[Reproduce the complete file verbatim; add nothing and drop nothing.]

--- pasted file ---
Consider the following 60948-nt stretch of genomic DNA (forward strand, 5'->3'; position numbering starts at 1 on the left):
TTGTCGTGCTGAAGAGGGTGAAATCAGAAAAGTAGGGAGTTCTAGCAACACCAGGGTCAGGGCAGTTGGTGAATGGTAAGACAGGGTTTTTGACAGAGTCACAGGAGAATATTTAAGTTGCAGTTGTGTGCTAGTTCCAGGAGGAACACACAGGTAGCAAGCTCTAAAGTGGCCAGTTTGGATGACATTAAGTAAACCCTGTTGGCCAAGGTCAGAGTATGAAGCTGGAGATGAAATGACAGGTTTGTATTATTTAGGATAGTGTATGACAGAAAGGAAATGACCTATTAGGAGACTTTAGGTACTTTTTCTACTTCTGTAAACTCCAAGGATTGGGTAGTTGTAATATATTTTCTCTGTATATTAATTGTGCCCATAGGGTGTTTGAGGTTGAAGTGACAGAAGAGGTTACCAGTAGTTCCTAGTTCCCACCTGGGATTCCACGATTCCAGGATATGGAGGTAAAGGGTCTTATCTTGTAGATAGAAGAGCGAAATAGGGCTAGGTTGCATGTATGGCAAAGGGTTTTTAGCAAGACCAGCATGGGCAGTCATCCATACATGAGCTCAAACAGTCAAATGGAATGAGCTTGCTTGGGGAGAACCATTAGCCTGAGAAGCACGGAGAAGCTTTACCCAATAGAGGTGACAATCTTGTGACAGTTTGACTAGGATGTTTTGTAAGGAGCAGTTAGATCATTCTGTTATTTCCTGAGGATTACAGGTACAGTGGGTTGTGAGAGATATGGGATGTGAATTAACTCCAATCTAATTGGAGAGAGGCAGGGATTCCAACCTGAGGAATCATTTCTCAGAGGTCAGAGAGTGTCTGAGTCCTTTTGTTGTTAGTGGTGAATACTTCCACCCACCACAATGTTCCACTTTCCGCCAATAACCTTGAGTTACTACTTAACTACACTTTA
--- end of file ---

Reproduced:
Consider the following 60948-nt stretch of genomic DNA (forward strand, 5'->3'; position numbering starts at 1 on the left):
TTGTCGTGCTGAAGAGGGTGAAATCAGAAAAGTAGGGAGTTCTAGCAACACCAGGGTCAGGGCAGTTGGTGAATGGTAAGACAGGGTTTTTGACAGAGTCACAGGAGAATATTTAAGTTGCAGTTGTGTGCTAGTTCCAGGAGGAACACACAGGTAGCAAGCTCTAAAGTGGCCAGTTTGGATGACATTAAGTAAACCCTGTTGGCCAAGGTCAGAGTATGAAGCTGGAGATGAAATGACAGGTTTGTATTATTTAGGATAGTGTATGACAGAAAGGAAATGACCTATTAGGAGACTTTAGGTACTTTTTCTACTTCTGTAAACTCCAAGGATTGGGTAGTTGTAATATATTTTCTCTGTATATTAATTGTGCCCATAGGGTGTTTGAGGTTGAAGTGACAGAAGAGGTTACCAGTAGTTCCTAGTTCCCACCTGGGATTCCACGATTCCAGGATATGGAGGTAAAGGGTCTTATCTTGTAGATAGAAGAGCGAAATAGGGCTAGGTTGCATGTATGGCAAAGGGTTTTTAGCAAGACCAGCATGGGCAGTCATCCATACATGAGCTCAAACAGTCAAATGGAATGAGCTTGCTTGGGGAGAACCATTAGCCTGAGAAGCACGGAGAAGCTTTACCCAATAGAGGTGACAATCTTGTGACAGTTTGACTAGGATGTTTTGTAAGGAGCAGTTAGATCATTCTGTTATTTCCTGAGGATTACAGGTACAGTGGGTTGTGAGAGATATGGGATGTGAATTAACTCCAATCTAATTGGAGAGAGGCAGGGATTCCAACCTGAGGAATCATTTCTCAGAGGTCAGAGAGTGTCTGAGTCCTTTTGTTGTTAGTGGTGAATACTTCCACCCACCACAATGTTCCACTTTCCGCCAATAACCTTGAGTTACTACTTAACTACACTTTA